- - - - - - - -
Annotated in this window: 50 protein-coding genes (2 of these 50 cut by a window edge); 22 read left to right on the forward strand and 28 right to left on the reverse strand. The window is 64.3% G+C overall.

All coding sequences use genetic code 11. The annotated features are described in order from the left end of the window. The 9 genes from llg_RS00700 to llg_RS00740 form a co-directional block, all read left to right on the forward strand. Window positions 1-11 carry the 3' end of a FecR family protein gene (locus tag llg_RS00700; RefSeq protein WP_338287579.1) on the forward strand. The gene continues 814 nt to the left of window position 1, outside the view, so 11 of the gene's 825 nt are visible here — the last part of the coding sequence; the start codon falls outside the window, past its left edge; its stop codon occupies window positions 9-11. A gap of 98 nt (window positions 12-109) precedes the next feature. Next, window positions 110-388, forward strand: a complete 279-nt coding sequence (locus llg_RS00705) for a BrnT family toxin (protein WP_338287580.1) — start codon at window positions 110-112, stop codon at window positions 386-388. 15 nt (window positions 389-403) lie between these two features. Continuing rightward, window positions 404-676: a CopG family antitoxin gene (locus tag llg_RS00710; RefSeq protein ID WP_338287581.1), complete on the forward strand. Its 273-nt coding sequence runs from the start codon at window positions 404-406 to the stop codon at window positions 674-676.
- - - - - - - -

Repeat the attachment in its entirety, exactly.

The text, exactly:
Annotated in this window: 50 protein-coding genes (2 of these 50 cut by a window edge); 22 read left to right on the forward strand and 28 right to left on the reverse strand. The window is 64.3% G+C overall.

All coding sequences use genetic code 11. The annotated features are described in order from the left end of the window. The 9 genes from llg_RS00700 to llg_RS00740 form a co-directional block, all read left to right on the forward strand. Window positions 1-11 carry the 3' end of a FecR family protein gene (locus tag llg_RS00700; RefSeq protein WP_338287579.1) on the forward strand. The gene continues 814 nt to the left of window position 1, outside the view, so 11 of the gene's 825 nt are visible here — the last part of the coding sequence; the start codon falls outside the window, past its left edge; its stop codon occupies window positions 9-11. A gap of 98 nt (window positions 12-109) precedes the next feature. Next, window positions 110-388, forward strand: a complete 279-nt coding sequence (locus llg_RS00705) for a BrnT family toxin (protein WP_338287580.1) — start codon at window positions 110-112, stop codon at window positions 386-388. 15 nt (window positions 389-403) lie between these two features. Continuing rightward, window positions 404-676: a CopG family antitoxin gene (locus tag llg_RS00710; RefSeq protein ID WP_338287581.1), complete on the forward strand. Its 273-nt coding sequence runs from the start codon at window positions 404-406 to the stop codon at window positions 674-676.